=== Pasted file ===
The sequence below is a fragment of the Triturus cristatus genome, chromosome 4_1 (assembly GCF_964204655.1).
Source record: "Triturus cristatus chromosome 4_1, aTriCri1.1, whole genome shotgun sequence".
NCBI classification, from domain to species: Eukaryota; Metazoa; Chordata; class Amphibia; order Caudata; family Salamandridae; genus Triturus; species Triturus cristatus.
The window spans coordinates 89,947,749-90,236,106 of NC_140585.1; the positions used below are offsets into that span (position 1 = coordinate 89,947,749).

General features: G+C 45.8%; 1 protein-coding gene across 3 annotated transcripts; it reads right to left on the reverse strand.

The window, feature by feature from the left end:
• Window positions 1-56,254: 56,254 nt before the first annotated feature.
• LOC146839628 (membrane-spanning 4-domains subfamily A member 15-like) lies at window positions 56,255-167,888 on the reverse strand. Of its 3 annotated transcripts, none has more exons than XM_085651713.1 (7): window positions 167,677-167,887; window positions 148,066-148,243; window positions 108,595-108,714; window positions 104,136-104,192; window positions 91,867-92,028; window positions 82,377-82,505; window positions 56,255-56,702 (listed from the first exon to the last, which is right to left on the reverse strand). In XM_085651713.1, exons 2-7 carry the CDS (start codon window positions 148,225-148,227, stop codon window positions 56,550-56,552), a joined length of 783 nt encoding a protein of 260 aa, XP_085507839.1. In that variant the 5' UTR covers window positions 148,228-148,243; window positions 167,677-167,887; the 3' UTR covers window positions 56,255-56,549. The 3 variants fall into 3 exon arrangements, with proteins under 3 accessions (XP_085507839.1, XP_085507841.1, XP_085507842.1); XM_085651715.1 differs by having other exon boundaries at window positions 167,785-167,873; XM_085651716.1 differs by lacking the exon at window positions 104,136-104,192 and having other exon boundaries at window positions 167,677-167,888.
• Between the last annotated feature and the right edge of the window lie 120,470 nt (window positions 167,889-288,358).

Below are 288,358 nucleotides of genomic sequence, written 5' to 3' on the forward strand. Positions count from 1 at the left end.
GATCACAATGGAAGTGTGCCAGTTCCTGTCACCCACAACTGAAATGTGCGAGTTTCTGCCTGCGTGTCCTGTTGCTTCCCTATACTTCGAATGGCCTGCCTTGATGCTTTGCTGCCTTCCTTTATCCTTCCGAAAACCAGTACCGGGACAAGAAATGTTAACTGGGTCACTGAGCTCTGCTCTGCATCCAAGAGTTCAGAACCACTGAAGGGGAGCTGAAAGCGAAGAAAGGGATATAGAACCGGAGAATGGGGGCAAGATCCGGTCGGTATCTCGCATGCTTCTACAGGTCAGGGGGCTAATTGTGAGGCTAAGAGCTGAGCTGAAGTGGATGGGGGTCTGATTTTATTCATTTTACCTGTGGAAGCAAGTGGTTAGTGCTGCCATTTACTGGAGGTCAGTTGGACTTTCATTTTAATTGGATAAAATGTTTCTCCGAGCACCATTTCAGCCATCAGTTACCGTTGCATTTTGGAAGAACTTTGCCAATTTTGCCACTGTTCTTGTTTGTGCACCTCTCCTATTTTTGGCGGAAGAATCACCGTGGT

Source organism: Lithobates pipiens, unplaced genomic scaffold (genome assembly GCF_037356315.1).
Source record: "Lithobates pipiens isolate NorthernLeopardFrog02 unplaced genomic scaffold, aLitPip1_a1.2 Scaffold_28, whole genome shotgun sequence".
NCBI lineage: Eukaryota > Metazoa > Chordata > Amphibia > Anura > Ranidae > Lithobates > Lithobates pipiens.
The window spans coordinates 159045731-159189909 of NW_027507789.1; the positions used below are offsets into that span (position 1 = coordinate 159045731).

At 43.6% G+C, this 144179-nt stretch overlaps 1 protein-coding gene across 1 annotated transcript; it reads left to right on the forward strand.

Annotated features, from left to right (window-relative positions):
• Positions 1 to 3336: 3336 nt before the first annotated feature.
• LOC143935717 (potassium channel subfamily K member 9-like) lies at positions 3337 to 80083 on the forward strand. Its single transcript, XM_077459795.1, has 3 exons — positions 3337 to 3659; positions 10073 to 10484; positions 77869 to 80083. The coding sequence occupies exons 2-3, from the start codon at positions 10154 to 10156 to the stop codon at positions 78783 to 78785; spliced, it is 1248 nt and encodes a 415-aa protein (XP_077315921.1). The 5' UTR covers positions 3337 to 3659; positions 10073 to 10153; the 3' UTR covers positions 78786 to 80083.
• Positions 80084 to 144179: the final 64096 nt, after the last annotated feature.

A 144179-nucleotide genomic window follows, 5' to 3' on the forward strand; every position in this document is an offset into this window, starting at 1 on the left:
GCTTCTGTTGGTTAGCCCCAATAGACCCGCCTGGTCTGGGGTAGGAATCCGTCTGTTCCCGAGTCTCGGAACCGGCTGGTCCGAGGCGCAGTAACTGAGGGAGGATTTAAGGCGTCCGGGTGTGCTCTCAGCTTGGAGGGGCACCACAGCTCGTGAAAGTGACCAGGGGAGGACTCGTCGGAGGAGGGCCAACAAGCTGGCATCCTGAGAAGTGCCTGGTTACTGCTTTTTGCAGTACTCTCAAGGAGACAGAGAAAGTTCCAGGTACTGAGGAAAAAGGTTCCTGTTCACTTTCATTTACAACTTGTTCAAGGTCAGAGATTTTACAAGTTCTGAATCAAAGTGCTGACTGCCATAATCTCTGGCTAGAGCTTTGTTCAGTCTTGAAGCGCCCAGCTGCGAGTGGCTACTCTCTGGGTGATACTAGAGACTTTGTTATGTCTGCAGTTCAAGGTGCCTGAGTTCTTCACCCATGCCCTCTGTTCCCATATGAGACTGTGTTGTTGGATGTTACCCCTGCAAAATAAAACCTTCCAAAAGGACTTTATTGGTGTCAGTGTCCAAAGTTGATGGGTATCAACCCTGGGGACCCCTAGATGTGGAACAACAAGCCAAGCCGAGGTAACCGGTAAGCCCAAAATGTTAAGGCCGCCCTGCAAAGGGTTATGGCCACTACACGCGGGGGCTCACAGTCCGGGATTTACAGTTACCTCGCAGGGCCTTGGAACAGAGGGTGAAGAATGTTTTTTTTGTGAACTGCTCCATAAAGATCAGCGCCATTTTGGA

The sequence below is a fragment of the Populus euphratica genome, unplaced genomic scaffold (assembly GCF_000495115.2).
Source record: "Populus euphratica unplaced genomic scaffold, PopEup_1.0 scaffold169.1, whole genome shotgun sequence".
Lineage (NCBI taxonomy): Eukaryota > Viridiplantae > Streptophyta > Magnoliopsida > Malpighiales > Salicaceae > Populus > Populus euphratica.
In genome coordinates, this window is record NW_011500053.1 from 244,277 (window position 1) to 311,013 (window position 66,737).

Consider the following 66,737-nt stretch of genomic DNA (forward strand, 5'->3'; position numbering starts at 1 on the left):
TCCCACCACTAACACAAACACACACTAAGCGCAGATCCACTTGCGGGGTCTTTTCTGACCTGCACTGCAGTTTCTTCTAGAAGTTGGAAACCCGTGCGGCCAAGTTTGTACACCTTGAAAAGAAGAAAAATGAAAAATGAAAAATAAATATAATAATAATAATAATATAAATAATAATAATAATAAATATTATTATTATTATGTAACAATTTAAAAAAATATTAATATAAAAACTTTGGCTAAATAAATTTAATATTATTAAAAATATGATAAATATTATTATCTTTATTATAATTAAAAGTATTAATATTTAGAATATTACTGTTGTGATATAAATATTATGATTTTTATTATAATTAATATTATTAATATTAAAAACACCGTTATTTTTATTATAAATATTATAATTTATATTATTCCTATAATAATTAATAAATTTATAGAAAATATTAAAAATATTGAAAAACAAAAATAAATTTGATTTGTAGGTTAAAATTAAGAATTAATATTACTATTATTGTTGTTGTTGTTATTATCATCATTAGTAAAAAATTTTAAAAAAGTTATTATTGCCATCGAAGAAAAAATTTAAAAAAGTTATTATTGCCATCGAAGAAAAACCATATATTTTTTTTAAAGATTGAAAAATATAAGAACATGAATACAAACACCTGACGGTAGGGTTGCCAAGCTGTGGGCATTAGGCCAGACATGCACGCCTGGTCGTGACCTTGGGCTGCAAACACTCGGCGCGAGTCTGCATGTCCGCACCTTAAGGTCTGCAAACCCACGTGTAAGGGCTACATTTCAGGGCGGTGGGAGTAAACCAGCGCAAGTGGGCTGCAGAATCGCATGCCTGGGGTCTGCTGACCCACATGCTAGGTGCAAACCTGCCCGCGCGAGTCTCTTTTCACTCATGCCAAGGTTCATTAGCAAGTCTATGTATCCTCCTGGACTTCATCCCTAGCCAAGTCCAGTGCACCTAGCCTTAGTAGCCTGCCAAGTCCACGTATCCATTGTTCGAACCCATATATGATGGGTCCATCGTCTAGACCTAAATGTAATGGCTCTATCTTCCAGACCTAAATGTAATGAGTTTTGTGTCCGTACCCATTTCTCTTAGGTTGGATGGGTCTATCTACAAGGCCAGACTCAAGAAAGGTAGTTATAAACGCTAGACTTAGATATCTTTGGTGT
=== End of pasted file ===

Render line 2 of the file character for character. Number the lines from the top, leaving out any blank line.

Source record: "Triturus cristatus chromosome 4_1, aTriCri1.1, whole genome shotgun sequence".